State officials on Monday turned down a request to declare police body camera footage private in most instances, leaving the controversial issue for lawmakers to decide.
More than a dozen cities had petitioned the Minnesota Department of Administration to let their police departments limit the public disclosure of video footage collected by police officers who wear the small cameras as they interact with the public. Under current law, with a few exceptions, once an investigation is complete, anyone can request and receive the documentation from a case including body camera video.
Police officials had sought the administration department's blessing to keep private video tied to medical or police calls responding to someone in a mental health crisis, said Maplewood Police Chief Paul Schnell.
Minnesota officials, however, rejected a privacy request last winter and said it was an issue better suited for state lawmakers. They did the same again on Monday.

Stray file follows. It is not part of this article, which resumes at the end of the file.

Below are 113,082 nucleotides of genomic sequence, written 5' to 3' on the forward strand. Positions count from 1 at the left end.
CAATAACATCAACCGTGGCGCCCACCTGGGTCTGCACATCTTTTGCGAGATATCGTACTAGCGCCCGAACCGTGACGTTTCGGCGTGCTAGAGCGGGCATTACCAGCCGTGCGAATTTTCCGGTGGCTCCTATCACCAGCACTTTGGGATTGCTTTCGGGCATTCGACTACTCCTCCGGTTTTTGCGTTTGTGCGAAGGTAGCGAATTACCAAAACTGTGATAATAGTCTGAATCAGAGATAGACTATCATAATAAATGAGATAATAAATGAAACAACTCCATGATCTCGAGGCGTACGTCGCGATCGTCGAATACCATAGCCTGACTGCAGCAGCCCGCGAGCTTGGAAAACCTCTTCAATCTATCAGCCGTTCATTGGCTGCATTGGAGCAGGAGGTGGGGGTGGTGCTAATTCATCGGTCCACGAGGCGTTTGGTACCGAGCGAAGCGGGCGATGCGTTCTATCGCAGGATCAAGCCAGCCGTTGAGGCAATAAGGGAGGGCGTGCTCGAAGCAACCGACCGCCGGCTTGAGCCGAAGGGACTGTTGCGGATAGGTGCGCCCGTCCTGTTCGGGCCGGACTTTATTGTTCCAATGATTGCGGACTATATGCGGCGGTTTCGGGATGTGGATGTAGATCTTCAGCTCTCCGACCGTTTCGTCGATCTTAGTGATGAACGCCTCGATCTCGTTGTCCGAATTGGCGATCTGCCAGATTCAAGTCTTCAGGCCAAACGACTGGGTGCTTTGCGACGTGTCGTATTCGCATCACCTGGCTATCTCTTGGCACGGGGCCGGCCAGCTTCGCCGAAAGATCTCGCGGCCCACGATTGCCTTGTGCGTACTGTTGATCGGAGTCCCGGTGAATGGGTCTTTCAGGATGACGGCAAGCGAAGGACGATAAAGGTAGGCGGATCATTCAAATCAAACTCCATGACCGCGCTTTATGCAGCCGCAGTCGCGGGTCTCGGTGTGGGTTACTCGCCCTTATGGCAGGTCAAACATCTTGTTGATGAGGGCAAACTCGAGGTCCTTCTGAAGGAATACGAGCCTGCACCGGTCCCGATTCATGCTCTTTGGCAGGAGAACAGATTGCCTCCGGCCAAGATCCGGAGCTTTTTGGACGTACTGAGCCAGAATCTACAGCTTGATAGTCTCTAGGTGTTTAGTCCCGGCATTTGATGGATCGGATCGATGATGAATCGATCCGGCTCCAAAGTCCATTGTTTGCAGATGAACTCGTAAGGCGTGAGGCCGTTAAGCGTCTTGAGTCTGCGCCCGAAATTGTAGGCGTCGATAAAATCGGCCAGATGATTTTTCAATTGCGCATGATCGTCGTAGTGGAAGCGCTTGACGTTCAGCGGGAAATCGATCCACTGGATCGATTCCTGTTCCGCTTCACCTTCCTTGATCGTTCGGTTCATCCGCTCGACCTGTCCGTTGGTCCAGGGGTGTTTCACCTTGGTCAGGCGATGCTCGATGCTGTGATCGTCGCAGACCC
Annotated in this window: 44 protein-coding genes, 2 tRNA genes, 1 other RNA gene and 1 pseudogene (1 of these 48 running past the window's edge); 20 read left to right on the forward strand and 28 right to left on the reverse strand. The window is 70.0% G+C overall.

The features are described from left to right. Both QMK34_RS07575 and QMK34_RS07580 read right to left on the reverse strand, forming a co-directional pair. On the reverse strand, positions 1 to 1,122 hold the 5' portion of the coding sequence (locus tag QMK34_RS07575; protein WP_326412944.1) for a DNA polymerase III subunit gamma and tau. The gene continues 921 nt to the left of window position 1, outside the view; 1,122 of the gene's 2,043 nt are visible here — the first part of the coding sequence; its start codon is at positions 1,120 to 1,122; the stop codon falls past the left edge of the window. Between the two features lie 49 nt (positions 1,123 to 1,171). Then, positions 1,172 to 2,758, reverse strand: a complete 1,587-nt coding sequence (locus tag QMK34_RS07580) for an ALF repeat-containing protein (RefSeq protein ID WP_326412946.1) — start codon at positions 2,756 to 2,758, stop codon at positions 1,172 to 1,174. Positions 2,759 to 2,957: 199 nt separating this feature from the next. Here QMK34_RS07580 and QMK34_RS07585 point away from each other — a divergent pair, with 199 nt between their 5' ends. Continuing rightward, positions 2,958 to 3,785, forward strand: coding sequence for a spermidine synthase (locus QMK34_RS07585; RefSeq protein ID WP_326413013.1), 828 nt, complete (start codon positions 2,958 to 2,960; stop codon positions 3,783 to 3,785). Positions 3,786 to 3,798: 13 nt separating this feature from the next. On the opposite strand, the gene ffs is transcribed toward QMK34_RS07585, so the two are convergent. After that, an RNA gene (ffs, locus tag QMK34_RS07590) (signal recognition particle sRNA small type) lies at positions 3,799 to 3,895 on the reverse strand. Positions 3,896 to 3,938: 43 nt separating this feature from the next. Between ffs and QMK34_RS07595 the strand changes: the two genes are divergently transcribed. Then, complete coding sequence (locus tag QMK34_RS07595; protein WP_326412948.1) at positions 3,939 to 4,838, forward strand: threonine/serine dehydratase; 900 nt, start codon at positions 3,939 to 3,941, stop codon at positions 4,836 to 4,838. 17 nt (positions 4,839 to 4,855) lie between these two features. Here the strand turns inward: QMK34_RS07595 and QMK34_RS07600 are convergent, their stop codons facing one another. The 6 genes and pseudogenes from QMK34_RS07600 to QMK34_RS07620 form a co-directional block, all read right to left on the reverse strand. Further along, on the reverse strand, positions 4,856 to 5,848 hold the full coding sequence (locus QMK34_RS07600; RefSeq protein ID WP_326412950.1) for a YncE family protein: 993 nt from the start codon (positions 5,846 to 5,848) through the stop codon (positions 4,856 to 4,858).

"The application clearly demonstrates both the national and statewide significance of these issues, ones that can only be fully addressed through the legislative process," Administration Commissioner Matthew Massman wrote to the departments on Monday as he rejected the petition.
Police will turn to the Legislature when it convenes in 2016, Schnell said. "We're hopeful that in this session we can move things forward. This is an important issue for policing around the country."
Schnell said he and others are concerned that having that information available to the public could have a "chilling effect" on citizens' willingness to contact authorities.
"We also don't want somebody to ultimately come in and use this data ... to begin just posting body camera video on YouTube or using it to bully or pressure people," Schnell added.
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